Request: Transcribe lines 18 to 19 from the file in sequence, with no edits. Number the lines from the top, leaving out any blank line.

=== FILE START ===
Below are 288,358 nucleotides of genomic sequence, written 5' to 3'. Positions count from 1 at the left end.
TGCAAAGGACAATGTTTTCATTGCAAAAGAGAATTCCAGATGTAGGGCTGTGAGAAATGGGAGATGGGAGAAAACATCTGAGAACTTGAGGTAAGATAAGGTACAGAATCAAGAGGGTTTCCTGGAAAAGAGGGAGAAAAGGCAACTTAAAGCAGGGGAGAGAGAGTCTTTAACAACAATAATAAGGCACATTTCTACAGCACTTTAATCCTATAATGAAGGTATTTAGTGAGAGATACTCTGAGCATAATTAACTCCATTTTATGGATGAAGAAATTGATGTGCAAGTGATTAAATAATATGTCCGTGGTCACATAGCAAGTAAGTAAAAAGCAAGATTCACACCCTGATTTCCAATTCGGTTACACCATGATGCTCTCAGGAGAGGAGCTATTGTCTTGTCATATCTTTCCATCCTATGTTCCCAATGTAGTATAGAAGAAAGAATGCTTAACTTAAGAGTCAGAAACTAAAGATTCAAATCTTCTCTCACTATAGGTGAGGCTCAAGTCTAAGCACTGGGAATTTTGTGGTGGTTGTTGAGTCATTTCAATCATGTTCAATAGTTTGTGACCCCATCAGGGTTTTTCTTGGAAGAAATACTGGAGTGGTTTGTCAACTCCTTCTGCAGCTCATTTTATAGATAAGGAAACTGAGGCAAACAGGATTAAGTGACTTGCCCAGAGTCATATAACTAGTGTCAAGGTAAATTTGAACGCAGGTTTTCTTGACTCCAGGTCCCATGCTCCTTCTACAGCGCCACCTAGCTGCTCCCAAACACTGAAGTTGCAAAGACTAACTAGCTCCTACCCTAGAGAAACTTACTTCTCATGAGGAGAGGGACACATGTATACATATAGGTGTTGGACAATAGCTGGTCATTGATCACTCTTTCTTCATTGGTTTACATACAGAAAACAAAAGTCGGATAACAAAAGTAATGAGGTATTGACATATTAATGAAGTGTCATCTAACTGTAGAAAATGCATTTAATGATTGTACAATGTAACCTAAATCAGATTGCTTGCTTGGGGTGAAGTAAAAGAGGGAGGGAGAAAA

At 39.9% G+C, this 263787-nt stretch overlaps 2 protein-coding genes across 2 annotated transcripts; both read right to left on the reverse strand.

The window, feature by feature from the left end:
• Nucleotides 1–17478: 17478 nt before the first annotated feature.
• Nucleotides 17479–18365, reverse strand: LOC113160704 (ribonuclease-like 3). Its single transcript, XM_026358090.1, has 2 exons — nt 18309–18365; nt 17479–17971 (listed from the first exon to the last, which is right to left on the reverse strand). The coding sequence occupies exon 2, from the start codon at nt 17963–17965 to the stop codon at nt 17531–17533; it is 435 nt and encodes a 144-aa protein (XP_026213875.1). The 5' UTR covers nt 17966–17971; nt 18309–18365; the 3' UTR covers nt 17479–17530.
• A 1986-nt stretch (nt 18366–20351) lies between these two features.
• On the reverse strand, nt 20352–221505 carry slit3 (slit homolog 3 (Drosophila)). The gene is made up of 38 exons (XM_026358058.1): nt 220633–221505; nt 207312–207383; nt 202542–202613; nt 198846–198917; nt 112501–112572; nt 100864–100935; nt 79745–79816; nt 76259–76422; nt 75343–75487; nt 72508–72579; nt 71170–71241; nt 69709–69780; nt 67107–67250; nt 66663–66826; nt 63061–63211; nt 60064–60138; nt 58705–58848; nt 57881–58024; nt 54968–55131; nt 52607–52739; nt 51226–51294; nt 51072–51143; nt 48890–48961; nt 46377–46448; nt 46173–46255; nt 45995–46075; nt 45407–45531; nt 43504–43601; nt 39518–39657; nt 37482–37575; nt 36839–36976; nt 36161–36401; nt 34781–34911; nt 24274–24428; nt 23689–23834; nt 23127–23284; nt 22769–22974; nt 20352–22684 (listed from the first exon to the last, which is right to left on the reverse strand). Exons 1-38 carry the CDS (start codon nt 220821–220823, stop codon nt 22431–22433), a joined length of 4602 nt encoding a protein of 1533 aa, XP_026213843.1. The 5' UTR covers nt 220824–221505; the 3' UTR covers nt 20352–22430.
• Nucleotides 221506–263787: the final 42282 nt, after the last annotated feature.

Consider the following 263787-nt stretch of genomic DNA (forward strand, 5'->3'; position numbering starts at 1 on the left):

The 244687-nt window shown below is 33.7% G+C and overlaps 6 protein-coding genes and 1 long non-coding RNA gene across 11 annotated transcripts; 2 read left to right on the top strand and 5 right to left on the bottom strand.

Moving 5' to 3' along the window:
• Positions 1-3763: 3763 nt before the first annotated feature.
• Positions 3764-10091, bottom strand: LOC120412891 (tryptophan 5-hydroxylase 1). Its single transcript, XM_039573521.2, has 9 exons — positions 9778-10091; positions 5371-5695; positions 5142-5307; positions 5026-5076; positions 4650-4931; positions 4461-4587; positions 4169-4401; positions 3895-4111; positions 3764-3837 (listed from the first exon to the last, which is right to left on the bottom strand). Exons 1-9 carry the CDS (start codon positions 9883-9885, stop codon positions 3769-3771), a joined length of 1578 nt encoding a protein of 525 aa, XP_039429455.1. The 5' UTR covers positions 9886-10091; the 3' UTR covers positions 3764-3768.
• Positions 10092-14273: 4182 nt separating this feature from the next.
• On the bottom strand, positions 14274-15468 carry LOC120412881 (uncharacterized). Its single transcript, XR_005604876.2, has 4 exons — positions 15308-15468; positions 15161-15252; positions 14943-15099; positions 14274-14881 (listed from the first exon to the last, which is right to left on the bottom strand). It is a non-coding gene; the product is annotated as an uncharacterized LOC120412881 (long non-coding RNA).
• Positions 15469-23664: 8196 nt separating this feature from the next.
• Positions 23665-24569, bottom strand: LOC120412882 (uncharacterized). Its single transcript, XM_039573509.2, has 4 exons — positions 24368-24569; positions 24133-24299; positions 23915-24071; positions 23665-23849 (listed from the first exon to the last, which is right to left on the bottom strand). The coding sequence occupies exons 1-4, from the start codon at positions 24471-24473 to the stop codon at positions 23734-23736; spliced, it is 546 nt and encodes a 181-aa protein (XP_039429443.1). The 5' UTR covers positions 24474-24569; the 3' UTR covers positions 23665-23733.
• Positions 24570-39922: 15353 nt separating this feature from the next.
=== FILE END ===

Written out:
• Positions 23665-24569, bottom strand: LOC120412882 (uncharacterized). Its single transcript, XM_039573509.2, has 4 exons — positions 24368-24569; positions 24133-24299; positions 23915-24071; positions 23665-23849 (listed from the first exon to the last, which is right to left on the bottom strand). The coding sequence occupies exons 1-4, from the start codon at positions 24471-24473 to the stop codon at positions 23734-23736; spliced, it is 546 nt and encodes a 181-aa protein (XP_039429443.1). The 5' UTR covers positions 24474-24569; the 3' UTR covers positions 23665-23733.
• Positions 24570-39922: 15353 nt separating this feature from the next.